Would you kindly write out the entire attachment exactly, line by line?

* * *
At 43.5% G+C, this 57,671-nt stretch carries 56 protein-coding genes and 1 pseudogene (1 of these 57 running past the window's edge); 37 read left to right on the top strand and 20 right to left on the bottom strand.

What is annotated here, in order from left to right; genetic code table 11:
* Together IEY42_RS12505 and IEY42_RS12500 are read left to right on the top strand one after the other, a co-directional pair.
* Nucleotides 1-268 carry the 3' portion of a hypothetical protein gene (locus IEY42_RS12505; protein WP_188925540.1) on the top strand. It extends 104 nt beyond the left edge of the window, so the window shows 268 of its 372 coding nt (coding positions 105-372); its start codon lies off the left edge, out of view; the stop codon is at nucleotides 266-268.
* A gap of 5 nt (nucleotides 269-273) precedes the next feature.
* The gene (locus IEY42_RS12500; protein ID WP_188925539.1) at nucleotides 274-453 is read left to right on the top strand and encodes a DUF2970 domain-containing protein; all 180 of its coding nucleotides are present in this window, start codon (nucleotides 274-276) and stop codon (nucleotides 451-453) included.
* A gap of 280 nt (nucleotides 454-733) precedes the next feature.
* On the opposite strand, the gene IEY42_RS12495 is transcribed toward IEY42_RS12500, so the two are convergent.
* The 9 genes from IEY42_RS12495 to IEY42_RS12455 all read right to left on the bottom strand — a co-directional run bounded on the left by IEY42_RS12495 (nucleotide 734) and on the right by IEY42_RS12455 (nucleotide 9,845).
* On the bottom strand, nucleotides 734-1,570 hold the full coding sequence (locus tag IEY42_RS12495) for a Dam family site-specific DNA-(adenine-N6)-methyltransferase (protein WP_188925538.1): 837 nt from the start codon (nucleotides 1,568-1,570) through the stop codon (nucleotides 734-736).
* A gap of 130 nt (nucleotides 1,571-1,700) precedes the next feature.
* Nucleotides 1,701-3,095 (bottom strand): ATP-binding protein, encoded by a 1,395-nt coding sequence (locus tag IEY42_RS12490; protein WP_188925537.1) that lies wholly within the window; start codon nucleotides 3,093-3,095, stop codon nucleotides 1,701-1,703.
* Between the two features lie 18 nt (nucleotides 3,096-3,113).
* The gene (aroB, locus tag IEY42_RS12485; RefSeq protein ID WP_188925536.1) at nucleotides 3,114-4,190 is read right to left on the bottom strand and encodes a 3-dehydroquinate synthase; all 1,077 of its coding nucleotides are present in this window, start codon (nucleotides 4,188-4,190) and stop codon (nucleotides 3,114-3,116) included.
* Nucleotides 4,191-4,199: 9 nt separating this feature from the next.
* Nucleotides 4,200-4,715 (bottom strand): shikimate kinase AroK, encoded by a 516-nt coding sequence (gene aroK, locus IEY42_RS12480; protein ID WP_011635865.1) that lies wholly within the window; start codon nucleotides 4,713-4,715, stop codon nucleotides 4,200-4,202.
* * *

At 43.5% G+C, this 57,671-nt stretch carries 56 protein-coding genes and 1 pseudogene (1 of these 57 running past the window's edge); 37 read left to right on the top strand and 20 right to left on the bottom strand.

What is annotated here, in order from left to right; genetic code table 11:
* Together IEY42_RS12505 and IEY42_RS12500 are read left to right on the top strand one after the other, a co-directional pair.
* Nucleotides 1-268 carry the 3' portion of a hypothetical protein gene (locus IEY42_RS12505; protein WP_188925540.1) on the top strand. It extends 104 nt beyond the left edge of the window, so the window shows 268 of its 372 coding nt (coding positions 105-372); its start codon lies off the left edge, out of view; the stop codon is at nucleotides 266-268.
* A gap of 5 nt (nucleotides 269-273) precedes the next feature.
* The gene (locus IEY42_RS12500; protein ID WP_188925539.1) at nucleotides 274-453 is read left to right on the top strand and encodes a DUF2970 domain-containing protein; all 180 of its coding nucleotides are present in this window, start codon (nucleotides 274-276) and stop codon (nucleotides 451-453) included.
* A gap of 280 nt (nucleotides 454-733) precedes the next feature.
* On the opposite strand, the gene IEY42_RS12495 is transcribed toward IEY42_RS12500, so the two are convergent.
* The 9 genes from IEY42_RS12495 to IEY42_RS12455 all read right to left on the bottom strand — a co-directional run bounded on the left by IEY42_RS12495 (nucleotide 734) and on the right by IEY42_RS12455 (nucleotide 9,845).
* On the bottom strand, nucleotides 734-1,570 hold the full coding sequence (locus tag IEY42_RS12495) for a Dam family site-specific DNA-(adenine-N6)-methyltransferase (protein WP_188925538.1): 837 nt from the start codon (nucleotides 1,568-1,570) through the stop codon (nucleotides 734-736).
* A gap of 130 nt (nucleotides 1,571-1,700) precedes the next feature.
* Nucleotides 1,701-3,095 (bottom strand): ATP-binding protein, encoded by a 1,395-nt coding sequence (locus tag IEY42_RS12490; protein WP_188925537.1) that lies wholly within the window; start codon nucleotides 3,093-3,095, stop codon nucleotides 1,701-1,703.
* Between the two features lie 18 nt (nucleotides 3,096-3,113).
* The gene (aroB, locus tag IEY42_RS12485; RefSeq protein ID WP_188925536.1) at nucleotides 3,114-4,190 is read right to left on the bottom strand and encodes a 3-dehydroquinate synthase; all 1,077 of its coding nucleotides are present in this window, start codon (nucleotides 4,188-4,190) and stop codon (nucleotides 3,114-3,116) included.
* Nucleotides 4,191-4,199: 9 nt separating this feature from the next.
* Nucleotides 4,200-4,715 (bottom strand): shikimate kinase AroK, encoded by a 516-nt coding sequence (gene aroK, locus IEY42_RS12480; protein ID WP_011635865.1) that lies wholly within the window; start codon nucleotides 4,713-4,715, stop codon nucleotides 4,200-4,202.